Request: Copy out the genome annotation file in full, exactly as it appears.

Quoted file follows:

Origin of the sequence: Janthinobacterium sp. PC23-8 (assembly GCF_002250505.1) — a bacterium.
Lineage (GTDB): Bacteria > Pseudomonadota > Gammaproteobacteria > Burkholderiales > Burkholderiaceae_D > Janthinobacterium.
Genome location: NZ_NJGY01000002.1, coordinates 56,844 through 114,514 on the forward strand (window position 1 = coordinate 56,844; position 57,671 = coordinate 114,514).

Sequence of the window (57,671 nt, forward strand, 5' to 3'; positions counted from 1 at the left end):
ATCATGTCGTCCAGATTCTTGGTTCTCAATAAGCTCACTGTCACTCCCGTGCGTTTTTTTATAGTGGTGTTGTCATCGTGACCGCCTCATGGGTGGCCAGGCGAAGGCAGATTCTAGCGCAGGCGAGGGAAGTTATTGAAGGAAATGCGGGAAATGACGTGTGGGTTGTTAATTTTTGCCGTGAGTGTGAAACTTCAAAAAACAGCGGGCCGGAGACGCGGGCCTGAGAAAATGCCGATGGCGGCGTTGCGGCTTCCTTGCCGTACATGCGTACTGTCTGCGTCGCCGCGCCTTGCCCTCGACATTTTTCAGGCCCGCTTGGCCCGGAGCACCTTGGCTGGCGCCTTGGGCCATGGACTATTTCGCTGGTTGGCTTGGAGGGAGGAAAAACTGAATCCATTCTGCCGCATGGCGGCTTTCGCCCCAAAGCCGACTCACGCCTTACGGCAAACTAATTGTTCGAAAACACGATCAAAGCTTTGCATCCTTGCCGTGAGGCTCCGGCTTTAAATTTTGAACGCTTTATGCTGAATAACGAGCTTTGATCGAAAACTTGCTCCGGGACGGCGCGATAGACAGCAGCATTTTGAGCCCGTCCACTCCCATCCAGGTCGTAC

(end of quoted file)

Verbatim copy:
Origin of the sequence: Janthinobacterium sp. PC23-8 (assembly GCF_002250505.1) — a bacterium.
Lineage (GTDB): Bacteria > Pseudomonadota > Gammaproteobacteria > Burkholderiales > Burkholderiaceae_D > Janthinobacterium.
Genome location: NZ_NJGY01000002.1, coordinates 56,844 through 114,514 on the forward strand (window position 1 = coordinate 56,844; position 57,671 = coordinate 114,514).

Sequence of the window (57,671 nt, forward strand, 5' to 3'; positions counted from 1 at the left end):
ATCATGTCGTCCAGATTCTTGGTTCTCAATAAGCTCACTGTCACTCCCGTGCGTTTTTTTATAGTGGTGTTGTCATCGTGACCGCCTCATGGGTGGCCAGGCGAAGGCAGATTCTAGCGCAGGCGAGGGAAGTTATTGAAGGAAATGCGGGAAATGACGTGTGGGTTGTTAATTTTTGCCGTGAGTGTGAAACTTCAAAAAACAGCGGGCCGGAGACGCGGGCCTGAGAAAATGCCGATGGCGGCGTTGCGGCTTCCTTGCCGTACATGCGTACTGTCTGCGTCGCCGCGCCTTGCCCTCGACATTTTTCAGGCCCGCTTGGCCCGGAGCACCTTGGCTGGCGCCTTGGGCCATGGACTATTTCGCTGGTTGGCTTGGAGGGAGGAAAAACTGAATCCATTCTGCCGCATGGCGGCTTTCGCCCCAAAGCCGACTCACGCCTTACGGCAAACTAATTGTTCGAAAACACGATCAAAGCTTTGCATCCTTGCCGTGAGGCTCCGGCTTTAAATTTTGAACGCTTTATGCTGAATAACGAGCTTTGATCGAAAACTTGCTCCGGGACGGCGCGATAGACAGCAGCATTTTGAGCCCGTCCACTCCCATCCAGGTCGTAC